Historic District 101
Come join our colonial-clad host on a stroll around town and awaken
the rich history of 18th-century Annapolis. Did you know that for nine
months in 1783-84, Annapolis served as the capital of the United States?
There is much to see and learn in Annapolis so come explore the city with us!
On this tour you will see:
- Hammond-Harwood House - This five-part mansion is a National Historic Landmark designed by architect William Buckland for legislator Matthias Hammond. Thomas Jefferson believed the doorway of this house to be the most beautiful doorway in colonial America.
- Chase-Lloyd House - This Georgian style home was begun by Samuel Chase, a Maryland signer of the Declaration of Independence, and completed by Edward Lloyd IV. It is the site of the marriage of Mary Tayloe and Francis Scott Key.
- Paca House - A five-part mansion built by William Paca, Maryland governor & Declaration of Independence signer. You will learn about the interesting history of the house, and when it is not occupied, visit the 1.8 acre pleasure garden behind the house.
- Brice House - This impressive five-part Georgian style mansion was built by James Brice, an aide-de-camp of George Washington during the American Revolution. This is the first of several houses seen on the tour that were built in town specifically for entertainment, hence the name “town house”.
- Ogle House - Home to two Maryland governors and a documented host of a distinguished dinner for George Washington.
- Government House - Home to Maryland's governors and the site of much political entertainment.
- St. John’s College – One of Annapolis’ two colleges with about 500 undergraduate/graduate students attending. It was originally founded as King William’s School in 1696.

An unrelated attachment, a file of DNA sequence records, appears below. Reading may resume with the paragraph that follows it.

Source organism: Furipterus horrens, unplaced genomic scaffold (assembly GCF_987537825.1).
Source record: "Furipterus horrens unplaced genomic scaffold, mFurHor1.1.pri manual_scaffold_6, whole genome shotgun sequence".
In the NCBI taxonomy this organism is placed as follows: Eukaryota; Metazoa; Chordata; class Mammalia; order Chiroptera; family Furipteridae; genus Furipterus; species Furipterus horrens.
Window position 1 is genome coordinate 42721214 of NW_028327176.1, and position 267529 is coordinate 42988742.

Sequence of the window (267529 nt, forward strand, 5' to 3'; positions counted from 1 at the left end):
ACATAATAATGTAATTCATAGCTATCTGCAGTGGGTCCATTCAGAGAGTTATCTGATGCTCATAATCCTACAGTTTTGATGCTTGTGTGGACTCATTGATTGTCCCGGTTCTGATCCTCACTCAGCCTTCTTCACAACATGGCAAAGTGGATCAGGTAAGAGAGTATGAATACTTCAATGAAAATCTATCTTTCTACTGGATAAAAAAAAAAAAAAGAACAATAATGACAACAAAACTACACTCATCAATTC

We will also take you inside some historic landmarks, including:
- Saint Anne's Church - This beautiful church is built in the Romanesque Revival style and was the only church in colonial Annapolis for worshippers to attend, excepting the private chapel in the house of Charles Carroll of Carrollton for Catholic worshippers. The burial grounds date from 1695 to 1790, and there are several notable stained glass windows, including one by Tiffany Studios.
- Colonial Kitchen - This tour includes a visit inside the colonial kitchen of the Hammond-Harwood House. The kitchen, in a five-part mansion, would have been the center of activity for servants and slaves when preparing for one of the many social evenings put on by the gentry living in this grand house.
- Maryland's State House - This is our nation's oldest state capitol building in continuous legislative use. It is the site of George Washington’s resignation from his commission as commander-in-chief of the Continental Army. Tiffany skylights adorn the current House and Senate chambers.
Tours start at the Hard Bean Coffee & BookSellers at 36 Market Space (across from the City Dock and near the bottom of Main Street, red dot on Map above).